2015 Marathon Nutrition Q&A w/Matt Laye

Big thanks to Matt Laye for answering nutrition questions from the New York Flyers‘ Marathon Training Program. Members of the group submitted their questions as they prepare for their fall marathons.

MTP:  I have been throwing up and feeling sick in my last two marathons after mile 17. I drink water every couple miles but i start throwing up in the later stages. I take GU every couple miles that I take in training as well.

Matt:  A couple things could be going on. 1) You may be drinking and eating TOO much. 2) You may be running too fast for your fitness or much faster than your normal training. Each of those could cause your body to divert blood from your stomach to your muscles, which can lead to nausea.

NY Flyers Nutrition Q&A, Part II

Below is part 2 of our 2014 Marathon Training Program Nutrition Q&A w/Alicia Shay. You can find Part 1 here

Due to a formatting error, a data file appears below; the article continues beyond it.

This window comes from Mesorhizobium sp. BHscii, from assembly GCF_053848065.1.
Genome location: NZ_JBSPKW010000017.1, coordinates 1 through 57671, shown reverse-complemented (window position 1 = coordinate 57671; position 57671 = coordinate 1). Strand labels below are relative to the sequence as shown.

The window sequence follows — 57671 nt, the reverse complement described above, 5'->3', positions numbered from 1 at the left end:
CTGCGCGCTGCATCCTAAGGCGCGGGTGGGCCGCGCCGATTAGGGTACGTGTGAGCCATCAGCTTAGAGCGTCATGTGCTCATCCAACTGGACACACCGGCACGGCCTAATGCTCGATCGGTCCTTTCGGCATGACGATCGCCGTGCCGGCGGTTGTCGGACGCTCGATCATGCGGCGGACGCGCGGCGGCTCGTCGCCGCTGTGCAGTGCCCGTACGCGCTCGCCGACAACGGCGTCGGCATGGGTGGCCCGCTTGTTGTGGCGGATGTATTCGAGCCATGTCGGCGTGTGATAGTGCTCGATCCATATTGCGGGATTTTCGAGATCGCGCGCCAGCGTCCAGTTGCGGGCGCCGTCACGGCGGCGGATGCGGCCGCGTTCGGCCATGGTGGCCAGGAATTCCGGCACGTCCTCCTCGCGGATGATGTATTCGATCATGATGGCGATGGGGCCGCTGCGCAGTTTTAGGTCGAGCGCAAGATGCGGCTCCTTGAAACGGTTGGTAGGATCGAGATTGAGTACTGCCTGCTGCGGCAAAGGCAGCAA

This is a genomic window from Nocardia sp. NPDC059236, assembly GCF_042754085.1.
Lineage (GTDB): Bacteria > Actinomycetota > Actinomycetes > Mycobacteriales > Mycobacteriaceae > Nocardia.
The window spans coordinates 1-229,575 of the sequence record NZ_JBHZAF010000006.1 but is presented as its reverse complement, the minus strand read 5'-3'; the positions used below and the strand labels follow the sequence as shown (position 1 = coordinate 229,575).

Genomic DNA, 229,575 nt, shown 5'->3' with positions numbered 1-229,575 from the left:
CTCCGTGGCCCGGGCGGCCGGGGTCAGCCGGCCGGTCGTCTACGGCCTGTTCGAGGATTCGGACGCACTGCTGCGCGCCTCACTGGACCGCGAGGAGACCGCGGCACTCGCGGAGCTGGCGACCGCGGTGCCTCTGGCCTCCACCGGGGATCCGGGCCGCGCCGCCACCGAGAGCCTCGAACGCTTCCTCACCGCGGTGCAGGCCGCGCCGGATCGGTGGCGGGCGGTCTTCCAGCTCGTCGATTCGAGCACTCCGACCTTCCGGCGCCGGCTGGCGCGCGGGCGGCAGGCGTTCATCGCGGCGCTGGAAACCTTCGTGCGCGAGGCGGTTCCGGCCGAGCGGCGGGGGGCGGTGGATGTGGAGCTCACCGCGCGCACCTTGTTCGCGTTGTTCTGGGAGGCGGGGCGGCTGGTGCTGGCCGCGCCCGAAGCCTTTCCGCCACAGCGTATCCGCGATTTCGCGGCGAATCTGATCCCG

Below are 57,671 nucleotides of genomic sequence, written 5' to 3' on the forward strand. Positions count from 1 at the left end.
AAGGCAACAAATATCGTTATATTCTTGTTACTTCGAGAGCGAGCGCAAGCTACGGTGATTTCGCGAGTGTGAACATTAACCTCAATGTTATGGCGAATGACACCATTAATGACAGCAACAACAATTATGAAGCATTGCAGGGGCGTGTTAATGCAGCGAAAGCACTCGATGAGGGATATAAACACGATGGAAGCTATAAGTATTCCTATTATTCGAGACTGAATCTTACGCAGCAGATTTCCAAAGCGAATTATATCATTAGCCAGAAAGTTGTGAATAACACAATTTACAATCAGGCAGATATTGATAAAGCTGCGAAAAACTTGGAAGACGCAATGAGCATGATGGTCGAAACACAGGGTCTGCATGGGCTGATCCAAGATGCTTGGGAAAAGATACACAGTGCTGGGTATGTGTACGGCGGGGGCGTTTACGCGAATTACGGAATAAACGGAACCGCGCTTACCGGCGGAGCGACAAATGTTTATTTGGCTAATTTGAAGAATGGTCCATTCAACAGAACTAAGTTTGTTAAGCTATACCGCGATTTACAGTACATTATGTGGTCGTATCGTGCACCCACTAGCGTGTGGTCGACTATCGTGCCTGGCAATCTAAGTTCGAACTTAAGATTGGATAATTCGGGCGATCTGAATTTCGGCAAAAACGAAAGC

MTP:  Been dealing with an increased level of pain in my toes–not toes nails–toes. This is new. I think it’s arthritis. By 4.8 miles I’m in intense pain. Bones feel like they’re cramping/breaking. I need to be as pain free and energized as possible leading up to the Marathon. Started reading about drinking apples cider vinegar or juiced beets w/ wheatgrass or just buying a green powder for making drinks. Have you ever heard of any of these reducing the pain? Any danger of drinking any of these things right before the big day?